7 June 2007
“The worst thing was the sand. We were breathing sand, swallowing it and even our sleeping bags were full of sand,” says Tiffany, one of the team of 6 high-school pupils from the Toulouse area who accompanied French explorer Stéphane Lévin on an expedition to southern Morocco from 4 to 18 April. But it was with knowing smiles that these 15 and 16-year-olds recounted their adventure on 4 June at the Cité de l'Espace in Toulouse.
“Having to drink hot water,” was something that stuck in Valentin’s mind. Other worst memories were the hours spent trekking at temperatures of 43°C, the half-bucket of water for washing, waking up in the freezing cold at 3 o’clock in the morning to get moving before the heat of day, or the sandstorms that made the daily videoconference with the Cité de l'espace an adventure in itself.
But the glint in the eyes of Elodie, Nathalie, Tiffany, Valentin, Guilhem and Romain clearly reflected their pride and excitement to the teachers, fellow pupils, parents and journalists in the audience.
The objective of the mission was to study desertification. Under the watchful eye of their Tuareg masters, camels bore the 2-tonne load of equipment and supplies including a wind turbine, measuring and communication instruments, 500 kg of water, and food.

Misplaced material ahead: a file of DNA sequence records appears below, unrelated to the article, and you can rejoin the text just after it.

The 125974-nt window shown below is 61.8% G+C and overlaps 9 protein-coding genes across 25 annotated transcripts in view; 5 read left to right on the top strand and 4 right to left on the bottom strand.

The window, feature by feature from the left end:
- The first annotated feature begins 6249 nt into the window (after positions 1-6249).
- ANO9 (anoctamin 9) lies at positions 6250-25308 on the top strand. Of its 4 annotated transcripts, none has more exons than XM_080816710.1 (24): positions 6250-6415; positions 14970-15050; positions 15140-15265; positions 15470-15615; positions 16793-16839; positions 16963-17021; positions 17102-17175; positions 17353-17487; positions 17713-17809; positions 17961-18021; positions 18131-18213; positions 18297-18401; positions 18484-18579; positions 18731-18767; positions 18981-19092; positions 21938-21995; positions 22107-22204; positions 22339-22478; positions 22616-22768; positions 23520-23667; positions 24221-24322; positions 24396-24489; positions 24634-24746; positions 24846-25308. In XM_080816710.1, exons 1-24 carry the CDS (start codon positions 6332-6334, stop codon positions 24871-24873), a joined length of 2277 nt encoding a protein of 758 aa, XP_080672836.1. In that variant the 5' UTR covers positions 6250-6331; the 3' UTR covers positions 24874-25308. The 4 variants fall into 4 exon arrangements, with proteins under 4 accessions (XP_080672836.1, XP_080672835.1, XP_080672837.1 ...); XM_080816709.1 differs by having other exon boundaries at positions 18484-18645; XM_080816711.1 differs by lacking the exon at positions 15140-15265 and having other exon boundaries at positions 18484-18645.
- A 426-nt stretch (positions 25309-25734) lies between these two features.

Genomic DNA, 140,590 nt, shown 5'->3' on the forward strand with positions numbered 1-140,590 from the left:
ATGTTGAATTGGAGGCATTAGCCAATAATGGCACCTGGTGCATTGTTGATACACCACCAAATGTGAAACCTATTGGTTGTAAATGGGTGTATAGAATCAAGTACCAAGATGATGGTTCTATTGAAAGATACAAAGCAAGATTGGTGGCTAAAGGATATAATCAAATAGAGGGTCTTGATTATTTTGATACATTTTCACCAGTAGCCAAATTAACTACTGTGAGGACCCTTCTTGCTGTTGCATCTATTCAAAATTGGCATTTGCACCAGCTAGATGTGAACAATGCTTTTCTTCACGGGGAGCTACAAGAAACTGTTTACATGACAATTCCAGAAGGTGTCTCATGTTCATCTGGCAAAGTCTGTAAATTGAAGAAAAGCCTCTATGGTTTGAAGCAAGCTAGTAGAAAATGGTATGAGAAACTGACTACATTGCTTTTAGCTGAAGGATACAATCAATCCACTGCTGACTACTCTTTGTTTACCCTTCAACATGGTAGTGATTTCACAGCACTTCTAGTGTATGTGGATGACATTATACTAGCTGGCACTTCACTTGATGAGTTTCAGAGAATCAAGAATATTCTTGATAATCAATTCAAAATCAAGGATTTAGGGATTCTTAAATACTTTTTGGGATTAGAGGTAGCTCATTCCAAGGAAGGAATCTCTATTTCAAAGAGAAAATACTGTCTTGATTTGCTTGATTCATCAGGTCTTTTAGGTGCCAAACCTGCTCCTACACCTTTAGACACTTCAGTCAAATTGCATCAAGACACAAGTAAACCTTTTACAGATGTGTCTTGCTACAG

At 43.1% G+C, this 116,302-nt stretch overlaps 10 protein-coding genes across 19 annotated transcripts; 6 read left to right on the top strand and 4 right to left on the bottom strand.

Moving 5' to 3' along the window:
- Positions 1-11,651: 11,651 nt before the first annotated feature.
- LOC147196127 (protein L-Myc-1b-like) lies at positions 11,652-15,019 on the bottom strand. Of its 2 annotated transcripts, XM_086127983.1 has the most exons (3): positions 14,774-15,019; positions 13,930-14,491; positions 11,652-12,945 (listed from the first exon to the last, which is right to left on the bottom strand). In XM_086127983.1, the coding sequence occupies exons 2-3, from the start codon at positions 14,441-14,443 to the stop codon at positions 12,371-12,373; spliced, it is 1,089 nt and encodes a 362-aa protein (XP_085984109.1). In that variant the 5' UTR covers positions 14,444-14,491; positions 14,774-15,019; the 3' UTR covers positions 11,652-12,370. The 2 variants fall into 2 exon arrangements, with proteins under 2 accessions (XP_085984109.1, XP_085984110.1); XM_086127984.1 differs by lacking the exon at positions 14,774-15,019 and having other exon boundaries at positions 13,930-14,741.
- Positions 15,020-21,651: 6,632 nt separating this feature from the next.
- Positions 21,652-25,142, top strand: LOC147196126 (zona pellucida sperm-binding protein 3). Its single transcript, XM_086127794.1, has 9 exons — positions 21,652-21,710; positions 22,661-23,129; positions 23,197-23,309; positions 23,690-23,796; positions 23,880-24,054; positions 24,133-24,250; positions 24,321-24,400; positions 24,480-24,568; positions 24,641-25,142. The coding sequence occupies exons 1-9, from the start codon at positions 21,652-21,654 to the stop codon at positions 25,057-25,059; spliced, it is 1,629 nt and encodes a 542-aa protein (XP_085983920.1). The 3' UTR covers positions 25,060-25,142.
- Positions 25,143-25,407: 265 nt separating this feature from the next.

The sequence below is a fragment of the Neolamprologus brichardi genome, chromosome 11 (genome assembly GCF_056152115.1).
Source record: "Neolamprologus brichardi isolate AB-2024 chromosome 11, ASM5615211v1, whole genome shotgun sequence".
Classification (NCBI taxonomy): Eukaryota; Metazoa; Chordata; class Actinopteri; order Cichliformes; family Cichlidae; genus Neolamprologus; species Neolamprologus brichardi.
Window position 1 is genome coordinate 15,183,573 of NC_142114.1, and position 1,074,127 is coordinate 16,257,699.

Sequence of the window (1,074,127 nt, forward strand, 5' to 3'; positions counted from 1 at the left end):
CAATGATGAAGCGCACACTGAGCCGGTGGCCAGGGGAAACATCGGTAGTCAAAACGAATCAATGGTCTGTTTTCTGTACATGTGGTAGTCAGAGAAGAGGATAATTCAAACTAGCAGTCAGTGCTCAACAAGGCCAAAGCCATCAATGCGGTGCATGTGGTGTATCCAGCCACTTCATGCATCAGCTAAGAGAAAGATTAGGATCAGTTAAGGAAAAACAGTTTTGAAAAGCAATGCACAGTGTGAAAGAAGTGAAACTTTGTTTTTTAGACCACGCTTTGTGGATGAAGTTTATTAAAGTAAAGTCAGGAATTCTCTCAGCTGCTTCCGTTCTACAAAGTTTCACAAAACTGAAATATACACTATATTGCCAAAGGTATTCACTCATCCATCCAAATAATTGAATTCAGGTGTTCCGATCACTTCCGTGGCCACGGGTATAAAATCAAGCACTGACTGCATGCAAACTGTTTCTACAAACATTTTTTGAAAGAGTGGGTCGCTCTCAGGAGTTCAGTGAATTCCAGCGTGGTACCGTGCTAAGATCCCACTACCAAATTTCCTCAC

“I was able to send electrocardiograms from 2 Berbers and diagnose a dental abscess,” says Elodie, who was in charge of telemedicine protocols. Tiffany, Romain, Valentin and Nathalie had responsibility for satellite communications, GPS positioning, photos and weather readings.
Guilhem collected samples of soil and water to reveal telltale signs of desertification. The team also measured the transparency of the atmosphere to deduce aerosol content.
The primary, middle and high school pupils in the audience listened intently to their elders with touch of envy.
These French classes, along with a class in Morocco and another in the United States, are all taking part in the environmental education & outreach programme called Calisph'air. They, too, have taken weather readings and aerosol measurements, and even released 3 stratospheric balloons.
“Don't be afraid to hold on to your dreams,” Stéphane Lévin told them. They all brought back dreams filled with visions of sunsets over the Sahara, the taste of mint tea, the sounds of Berber songs, riding on camel back under the stars and the warm welcome extended by their Berber hosts.